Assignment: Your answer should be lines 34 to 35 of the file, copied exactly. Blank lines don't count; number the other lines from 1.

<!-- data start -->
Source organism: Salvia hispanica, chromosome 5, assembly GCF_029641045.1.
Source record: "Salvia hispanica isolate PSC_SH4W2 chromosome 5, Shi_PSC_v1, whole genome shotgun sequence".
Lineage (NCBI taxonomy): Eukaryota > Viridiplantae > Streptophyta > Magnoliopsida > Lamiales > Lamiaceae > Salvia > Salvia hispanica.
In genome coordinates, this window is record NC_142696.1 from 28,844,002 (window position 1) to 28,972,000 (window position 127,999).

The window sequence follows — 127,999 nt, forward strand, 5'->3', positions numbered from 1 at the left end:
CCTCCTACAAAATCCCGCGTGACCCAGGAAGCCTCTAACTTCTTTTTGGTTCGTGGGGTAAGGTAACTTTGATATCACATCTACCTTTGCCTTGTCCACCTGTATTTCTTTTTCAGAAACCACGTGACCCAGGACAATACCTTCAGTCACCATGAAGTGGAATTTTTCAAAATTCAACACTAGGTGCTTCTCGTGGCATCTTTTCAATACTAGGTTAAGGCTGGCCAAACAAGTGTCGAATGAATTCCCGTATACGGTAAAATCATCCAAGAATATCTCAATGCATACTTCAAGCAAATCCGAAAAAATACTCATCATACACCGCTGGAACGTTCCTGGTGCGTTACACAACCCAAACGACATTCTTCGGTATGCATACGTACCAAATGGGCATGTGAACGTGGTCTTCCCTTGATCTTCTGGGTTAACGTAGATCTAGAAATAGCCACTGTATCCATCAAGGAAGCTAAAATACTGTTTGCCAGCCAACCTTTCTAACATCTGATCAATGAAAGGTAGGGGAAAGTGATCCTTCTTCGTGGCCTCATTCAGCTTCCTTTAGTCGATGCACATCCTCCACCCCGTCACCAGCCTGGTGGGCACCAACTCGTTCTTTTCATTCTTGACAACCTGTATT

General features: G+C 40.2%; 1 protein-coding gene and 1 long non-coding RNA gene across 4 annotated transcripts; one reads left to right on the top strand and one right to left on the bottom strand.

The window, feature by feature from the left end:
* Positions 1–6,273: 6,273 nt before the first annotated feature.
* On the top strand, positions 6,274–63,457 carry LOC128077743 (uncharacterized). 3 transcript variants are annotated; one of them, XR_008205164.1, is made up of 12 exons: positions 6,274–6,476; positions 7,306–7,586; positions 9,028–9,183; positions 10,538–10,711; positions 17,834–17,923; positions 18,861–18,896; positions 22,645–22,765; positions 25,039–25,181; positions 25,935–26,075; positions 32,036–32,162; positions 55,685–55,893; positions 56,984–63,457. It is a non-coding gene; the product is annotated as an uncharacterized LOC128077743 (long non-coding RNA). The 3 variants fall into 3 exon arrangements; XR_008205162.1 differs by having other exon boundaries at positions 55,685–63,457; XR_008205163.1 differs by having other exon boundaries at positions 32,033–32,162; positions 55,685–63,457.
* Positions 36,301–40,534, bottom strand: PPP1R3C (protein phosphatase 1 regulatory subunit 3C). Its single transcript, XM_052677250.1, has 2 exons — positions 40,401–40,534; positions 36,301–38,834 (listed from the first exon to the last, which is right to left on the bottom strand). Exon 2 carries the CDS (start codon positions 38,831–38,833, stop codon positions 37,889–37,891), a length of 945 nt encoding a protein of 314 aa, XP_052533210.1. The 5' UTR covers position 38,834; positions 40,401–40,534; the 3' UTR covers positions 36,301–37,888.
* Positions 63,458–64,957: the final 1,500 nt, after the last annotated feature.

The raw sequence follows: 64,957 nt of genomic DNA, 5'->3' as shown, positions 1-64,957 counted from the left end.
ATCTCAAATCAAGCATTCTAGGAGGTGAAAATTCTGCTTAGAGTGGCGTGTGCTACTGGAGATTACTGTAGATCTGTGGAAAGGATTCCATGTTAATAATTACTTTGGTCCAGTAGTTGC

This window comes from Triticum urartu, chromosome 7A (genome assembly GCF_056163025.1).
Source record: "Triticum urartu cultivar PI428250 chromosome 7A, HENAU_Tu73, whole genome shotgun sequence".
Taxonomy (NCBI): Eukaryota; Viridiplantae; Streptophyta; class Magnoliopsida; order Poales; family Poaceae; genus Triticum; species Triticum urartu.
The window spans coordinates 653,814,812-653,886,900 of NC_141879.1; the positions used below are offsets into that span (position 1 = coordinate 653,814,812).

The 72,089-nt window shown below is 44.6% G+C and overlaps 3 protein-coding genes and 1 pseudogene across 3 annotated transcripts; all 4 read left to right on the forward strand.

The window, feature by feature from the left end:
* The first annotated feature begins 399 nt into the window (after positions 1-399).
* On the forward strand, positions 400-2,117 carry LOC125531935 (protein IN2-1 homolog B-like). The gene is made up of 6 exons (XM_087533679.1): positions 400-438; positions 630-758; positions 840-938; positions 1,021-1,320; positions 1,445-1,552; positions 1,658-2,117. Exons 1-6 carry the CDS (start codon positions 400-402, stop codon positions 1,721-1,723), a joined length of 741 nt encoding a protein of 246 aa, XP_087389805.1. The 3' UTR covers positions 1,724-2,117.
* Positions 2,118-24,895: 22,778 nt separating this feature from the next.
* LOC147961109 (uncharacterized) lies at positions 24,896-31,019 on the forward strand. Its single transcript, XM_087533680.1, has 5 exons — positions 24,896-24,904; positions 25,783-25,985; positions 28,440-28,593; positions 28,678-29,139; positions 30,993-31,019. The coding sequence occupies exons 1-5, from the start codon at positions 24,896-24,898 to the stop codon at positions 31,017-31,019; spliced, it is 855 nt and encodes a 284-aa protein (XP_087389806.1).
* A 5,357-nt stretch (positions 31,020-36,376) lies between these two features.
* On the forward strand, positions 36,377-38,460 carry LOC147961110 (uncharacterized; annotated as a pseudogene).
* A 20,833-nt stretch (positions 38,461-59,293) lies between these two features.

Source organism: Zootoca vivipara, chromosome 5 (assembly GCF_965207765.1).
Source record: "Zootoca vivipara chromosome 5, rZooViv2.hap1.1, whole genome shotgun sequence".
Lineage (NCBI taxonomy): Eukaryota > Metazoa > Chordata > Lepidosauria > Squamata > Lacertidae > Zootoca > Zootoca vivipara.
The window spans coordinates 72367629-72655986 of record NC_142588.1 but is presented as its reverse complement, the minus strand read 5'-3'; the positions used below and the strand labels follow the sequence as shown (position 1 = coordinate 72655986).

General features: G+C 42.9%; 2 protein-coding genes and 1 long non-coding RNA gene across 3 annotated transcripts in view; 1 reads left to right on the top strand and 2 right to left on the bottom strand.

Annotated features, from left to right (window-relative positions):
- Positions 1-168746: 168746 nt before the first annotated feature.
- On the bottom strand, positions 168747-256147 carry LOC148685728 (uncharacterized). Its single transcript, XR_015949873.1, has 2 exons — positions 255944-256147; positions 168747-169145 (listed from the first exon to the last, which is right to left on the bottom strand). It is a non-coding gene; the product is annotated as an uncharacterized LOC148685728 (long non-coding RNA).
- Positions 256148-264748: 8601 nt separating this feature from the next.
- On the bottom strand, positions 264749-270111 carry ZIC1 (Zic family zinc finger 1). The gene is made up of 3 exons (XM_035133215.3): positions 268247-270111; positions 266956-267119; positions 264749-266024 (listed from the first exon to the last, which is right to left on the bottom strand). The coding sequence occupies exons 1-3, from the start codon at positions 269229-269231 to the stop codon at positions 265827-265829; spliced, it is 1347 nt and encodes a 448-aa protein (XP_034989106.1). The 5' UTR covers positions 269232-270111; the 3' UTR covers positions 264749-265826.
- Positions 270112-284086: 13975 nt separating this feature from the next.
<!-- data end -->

- Positions 1-168746: 168746 nt before the first annotated feature.
- On the bottom strand, positions 168747-256147 carry LOC148685728 (uncharacterized). Its single transcript, XR_015949873.1, has 2 exons — positions 255944-256147; positions 168747-169145 (listed from the first exon to the last, which is right to left on the bottom strand). It is a non-coding gene; the product is annotated as an uncharacterized LOC148685728 (long non-coding RNA).